GAINESVILLE, Fla. — If John Calipari was hoping for the light to come on for his young basketball team, then Kentucky basketball is still facing a darkness on the edge of town.
All glory to the Gators. Florida manhandled Calipari's youngsters in the first half, then steadied themselves after a Kentucky second-half spurt to put away the visitors again, rolling to an 84-65 win at the O'Connell Center.
Florida wasn't losing this game. It was Senior Day for a team whose four seniors play such vital roles. Billy Donovan's club became the first SEC team in history to go 18-0.
It would have taken a Herculean effort to derail the Gators on this day, much less from a Kentucky team that has stumbled badly down the stretch.
For a brief moment, for a five-minute stretch, for as badly as Kentucky was dominated for the most part, there was a ray of light for the team in blue.
For five minutes and seven seconds of the second half, in the 31st game of a long season, the Cats played the way we had expected the Cats to play from the pre-season hype. For that 5:07, Kentucky outscored the No. 1 team in the country 15-0.
Afterward, Calipari gave credit to Alex Poythress for his defense, and surely there were different components to such an unexpected and sterling display of hoops success.
For my money, though, the reason the Cats were at their best was because their best player was at his best.
That would be Julius Randle, the freshman forward who was held scoreless until 2:28 remained in the first half. His team doubled-up on the scoreboard at 44-22, the double-double machine finally got going.
Randle drove past a double-team to score inside. With 1:39 left in the half, he scored again. With 47 seconds remaining, he scored his third basket of a half that ended with Florida romping 49-28.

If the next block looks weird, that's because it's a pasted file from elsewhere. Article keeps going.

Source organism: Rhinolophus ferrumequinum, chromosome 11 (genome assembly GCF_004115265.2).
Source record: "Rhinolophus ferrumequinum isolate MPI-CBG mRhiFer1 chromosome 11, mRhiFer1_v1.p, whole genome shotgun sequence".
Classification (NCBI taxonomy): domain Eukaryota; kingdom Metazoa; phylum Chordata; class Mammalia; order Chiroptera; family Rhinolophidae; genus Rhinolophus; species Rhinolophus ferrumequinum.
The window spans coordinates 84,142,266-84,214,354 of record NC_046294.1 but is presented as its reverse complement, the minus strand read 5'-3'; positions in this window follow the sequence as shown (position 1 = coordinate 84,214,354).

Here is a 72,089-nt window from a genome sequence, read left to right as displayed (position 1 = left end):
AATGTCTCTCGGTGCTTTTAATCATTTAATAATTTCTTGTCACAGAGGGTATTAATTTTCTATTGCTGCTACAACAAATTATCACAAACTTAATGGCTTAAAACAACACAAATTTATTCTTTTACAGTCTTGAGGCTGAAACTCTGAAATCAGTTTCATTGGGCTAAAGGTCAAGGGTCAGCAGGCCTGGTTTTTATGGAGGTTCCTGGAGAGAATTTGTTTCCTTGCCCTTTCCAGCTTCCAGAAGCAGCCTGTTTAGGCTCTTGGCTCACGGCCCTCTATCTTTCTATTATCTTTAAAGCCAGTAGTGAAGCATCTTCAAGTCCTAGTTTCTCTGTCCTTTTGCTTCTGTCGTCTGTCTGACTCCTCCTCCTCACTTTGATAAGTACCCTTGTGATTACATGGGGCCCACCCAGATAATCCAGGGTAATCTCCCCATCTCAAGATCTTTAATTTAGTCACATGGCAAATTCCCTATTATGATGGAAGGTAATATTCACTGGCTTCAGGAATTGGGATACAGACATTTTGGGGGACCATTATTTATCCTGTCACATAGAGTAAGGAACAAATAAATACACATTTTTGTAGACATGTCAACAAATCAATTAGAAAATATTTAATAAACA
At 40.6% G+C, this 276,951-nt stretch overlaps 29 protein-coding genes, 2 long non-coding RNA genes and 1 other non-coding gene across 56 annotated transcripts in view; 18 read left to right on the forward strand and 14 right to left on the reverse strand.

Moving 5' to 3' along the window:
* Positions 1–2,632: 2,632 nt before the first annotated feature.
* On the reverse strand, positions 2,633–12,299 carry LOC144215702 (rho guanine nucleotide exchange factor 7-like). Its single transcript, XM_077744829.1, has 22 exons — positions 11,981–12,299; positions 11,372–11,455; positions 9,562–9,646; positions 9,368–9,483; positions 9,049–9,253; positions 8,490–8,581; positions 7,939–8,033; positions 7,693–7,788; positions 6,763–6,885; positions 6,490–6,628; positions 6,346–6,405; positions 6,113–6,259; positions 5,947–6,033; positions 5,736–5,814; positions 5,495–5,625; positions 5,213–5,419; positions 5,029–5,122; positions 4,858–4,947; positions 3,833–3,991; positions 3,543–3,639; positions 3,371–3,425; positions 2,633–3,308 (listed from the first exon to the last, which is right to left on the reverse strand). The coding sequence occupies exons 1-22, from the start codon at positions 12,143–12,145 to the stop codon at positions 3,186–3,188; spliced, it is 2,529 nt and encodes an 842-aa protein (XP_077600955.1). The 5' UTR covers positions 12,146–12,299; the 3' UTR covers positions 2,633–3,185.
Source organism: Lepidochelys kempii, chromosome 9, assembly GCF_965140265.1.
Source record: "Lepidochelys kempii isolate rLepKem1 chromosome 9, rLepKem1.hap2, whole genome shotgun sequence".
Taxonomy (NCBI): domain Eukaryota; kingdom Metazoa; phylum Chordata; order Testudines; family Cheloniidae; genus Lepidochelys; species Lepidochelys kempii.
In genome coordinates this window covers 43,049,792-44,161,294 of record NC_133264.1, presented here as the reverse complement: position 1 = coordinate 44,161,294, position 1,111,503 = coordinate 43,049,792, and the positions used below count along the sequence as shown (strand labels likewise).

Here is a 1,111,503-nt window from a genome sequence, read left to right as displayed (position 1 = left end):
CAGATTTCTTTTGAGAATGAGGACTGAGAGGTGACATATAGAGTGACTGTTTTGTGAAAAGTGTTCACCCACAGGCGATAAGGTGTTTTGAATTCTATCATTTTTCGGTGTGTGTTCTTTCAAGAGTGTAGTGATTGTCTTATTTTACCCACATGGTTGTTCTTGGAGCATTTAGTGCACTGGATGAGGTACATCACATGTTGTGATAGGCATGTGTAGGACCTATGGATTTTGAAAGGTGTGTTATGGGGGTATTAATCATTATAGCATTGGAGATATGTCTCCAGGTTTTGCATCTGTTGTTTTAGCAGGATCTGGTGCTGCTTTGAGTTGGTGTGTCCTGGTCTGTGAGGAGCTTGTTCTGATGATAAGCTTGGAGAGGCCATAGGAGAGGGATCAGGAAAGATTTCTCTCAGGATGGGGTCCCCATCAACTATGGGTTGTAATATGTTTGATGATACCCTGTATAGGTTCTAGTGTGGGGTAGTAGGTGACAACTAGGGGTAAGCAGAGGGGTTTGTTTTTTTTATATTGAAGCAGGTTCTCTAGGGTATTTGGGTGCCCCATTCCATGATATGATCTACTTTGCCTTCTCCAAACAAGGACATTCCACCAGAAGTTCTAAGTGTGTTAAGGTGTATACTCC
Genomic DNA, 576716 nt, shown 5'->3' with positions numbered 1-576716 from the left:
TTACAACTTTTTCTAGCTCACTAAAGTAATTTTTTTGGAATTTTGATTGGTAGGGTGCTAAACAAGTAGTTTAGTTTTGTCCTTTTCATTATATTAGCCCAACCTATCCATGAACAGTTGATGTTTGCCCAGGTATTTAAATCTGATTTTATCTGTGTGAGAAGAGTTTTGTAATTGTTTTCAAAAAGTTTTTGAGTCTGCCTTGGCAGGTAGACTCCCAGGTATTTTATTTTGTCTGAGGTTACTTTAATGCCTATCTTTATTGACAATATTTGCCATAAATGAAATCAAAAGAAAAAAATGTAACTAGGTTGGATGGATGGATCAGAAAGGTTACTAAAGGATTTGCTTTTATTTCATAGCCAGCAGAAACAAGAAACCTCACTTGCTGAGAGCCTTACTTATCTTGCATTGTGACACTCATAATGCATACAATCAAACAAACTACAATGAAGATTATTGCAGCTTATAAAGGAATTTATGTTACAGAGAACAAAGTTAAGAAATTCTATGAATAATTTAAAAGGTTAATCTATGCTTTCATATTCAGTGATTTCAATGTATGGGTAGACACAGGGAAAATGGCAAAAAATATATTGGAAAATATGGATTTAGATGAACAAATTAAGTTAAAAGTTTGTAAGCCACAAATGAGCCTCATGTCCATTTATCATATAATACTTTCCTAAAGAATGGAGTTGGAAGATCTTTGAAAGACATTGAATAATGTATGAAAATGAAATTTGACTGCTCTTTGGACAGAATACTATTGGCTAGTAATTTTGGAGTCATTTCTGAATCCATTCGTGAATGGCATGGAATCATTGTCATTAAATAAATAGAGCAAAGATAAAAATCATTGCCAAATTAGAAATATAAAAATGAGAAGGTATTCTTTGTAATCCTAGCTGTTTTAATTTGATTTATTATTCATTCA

Thirty eight seconds into the second half, Randle scored again, this time muscling his way to the basket on a drive. At the 15:10 mark, he scored off a rebound while being fouled, then made the free throw. At 13:36, he took a pass and forcefully scored on a reverse layup to cut the Florida lead to 53-45.
After Dakari Johnson made a hook shot to slice the Florida advantage to 53-47, the Gators' Scottie Wilbekin steadied the ship with a three-pointer and the home team was off and running again. And this time, Kentucky wasn't about to slow down the train.
But for that five-minute stretch, Randle was demanding and determined and UK was a better team for it.
It's hard to sustain that individual level of effort against a team as smart and resourceful as Florida, and it was not long before the Gators regained control.
Think about it: Kentucky had a 15-0 run and still lost the game by 19 points.
Go back to last summer when the experts were trumpeting Kentucky's freshman class and the holdouts were whispering that blending the Harrison twins, Andrew and Aaron, with Randle might be easier said than done.
That has turned out to be true. It's not a matter of personal feelings or ball-hogging as it is a matter of space. Too many of Kentucky's players occupy the same space on the floor.
Randle hasn't developed a perimeter shot, so he wants the ball down low to operate. In an effort to use their size, the Harrisons are prone to drive. It hasn't been a recipe for success, especially late in the year, and it has exacerbated this team's other shortcomings, such as lack of quickness and youth.
If Calipari hasn't figured out how to make it work, it's not from a lack of trying. Again Saturday — bad hip or no bad hip — the Kentucky coach was both frantic and ferocious on the sideline. The only things lacking from his game were the technical fouls.
More than once, you could see Florida fans in the crowd nudging each other and grinning as they pointed at the Kentucky coach out on the floor, his arms in full windmill during some sort of strategic instruction.
"I don't know how we're going to get it going," said Randle, "but we've got to get it going."
For a while Saturday, the Cats found a way to get Randle going. If they have any chance of making a mark in the post-season, they have to find a way to make that happen again — only longer.